So, day 43 was to be the day we’d finally say goodbye to Oregon and cross the border into the final state for this second leg of our journey: the ‘sunshine state’ of California!
Our day started with the much-anticipated Cape Sebastian and, true to the warning of the Tourist Information clerk, it was a hefty, slow and steady uphill to really get our legs burning and warm us through the muggy cloud and cold winds that were to be characteristic of the entire day. Tall firs lined the cape as it reached the summit of 712ft: a mere step in comparison to the Coquihalla, but by no means easy! Thankfully a 6% gradient roll downhill on the other side offered reward for our efforts; following this, the route rolled up and down several hills for the duration of the 27miles that were to take us to that last town of Oregon, Brookings. After the cape, we dropped once more to sea level and continued to follow the coast; we saw yet more surfers trying in vain to coax some action from the coastline, and plenty of sea stacks and rugged rock formations that we have come to recognize as commonplace features of the Oregon coast.
We crossed the Thomas Creek Bridge, the highest bridge in Oregon at 345ft with a stomach-churning sheer drop to a narrow creek joining the sea below. It was an enclosed bridge, however, surrounded by forest and engulfed by hillside, giving it a protected, enclosed feel: lacking that same ‘wow!’ factor of Deception Pass on our initial entry into the States, but still succeeding in producing shivers down my spine (especially as it was down to me to take pictures and as such, lean slightly over the edge for a good shot- truly terrifying!)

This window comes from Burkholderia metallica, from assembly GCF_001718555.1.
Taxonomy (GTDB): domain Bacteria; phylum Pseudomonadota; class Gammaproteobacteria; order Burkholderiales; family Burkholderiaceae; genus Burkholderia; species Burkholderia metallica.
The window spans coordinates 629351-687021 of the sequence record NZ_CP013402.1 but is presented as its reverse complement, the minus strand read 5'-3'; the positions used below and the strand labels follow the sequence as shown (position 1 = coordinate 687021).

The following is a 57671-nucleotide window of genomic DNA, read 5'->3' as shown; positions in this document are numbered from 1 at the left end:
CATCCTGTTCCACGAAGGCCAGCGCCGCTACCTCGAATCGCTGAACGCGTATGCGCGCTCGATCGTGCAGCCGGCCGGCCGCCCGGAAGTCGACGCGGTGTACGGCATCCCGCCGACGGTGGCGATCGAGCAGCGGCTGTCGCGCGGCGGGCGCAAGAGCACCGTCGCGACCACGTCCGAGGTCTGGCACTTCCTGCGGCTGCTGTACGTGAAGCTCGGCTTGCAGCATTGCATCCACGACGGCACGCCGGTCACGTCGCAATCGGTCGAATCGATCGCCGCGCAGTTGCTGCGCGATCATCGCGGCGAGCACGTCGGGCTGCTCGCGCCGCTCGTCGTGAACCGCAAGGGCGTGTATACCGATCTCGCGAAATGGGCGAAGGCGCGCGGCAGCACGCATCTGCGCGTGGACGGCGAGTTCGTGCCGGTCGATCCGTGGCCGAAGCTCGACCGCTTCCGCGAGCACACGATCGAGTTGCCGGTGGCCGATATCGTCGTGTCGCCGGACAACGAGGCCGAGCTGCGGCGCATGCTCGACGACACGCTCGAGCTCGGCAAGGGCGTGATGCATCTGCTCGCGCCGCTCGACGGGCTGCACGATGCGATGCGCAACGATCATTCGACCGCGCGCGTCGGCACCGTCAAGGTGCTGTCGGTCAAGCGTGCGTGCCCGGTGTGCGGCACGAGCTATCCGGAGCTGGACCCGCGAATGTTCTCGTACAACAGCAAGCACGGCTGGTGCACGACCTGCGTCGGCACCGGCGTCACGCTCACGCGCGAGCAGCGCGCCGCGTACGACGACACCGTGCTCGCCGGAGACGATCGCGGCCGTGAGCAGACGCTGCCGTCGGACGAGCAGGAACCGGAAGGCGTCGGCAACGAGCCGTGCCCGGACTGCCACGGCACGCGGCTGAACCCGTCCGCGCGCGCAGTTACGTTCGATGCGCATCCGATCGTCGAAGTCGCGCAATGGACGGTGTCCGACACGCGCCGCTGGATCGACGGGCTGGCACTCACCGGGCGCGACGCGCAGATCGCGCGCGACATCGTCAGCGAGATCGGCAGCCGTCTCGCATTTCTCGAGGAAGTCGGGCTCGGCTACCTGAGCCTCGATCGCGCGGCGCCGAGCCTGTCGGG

On reaching Brookings- the last town through which we would pass in Oregon!- we stopped to pick up some shopping, allowing Theo to run wild in the racing-car trolley before relaxing with a coffee and our lunch in Starbucks as I skyped my parents. It was only once we’d left the store and I begun to read ahead in the Bicycling the Pacific Coast book that I realized we’d made a slight faux-pas: purchasing a range of fruit (mango, peaches, grapes, bananas) just ahead of the California Agricultural Border Inspection station, where we were told we’d be obliged to empty our panniers and declare all fruit or produce which could be deemed a threat to Californian agriculture. Were we to lose all the fruit we’d just purchased?!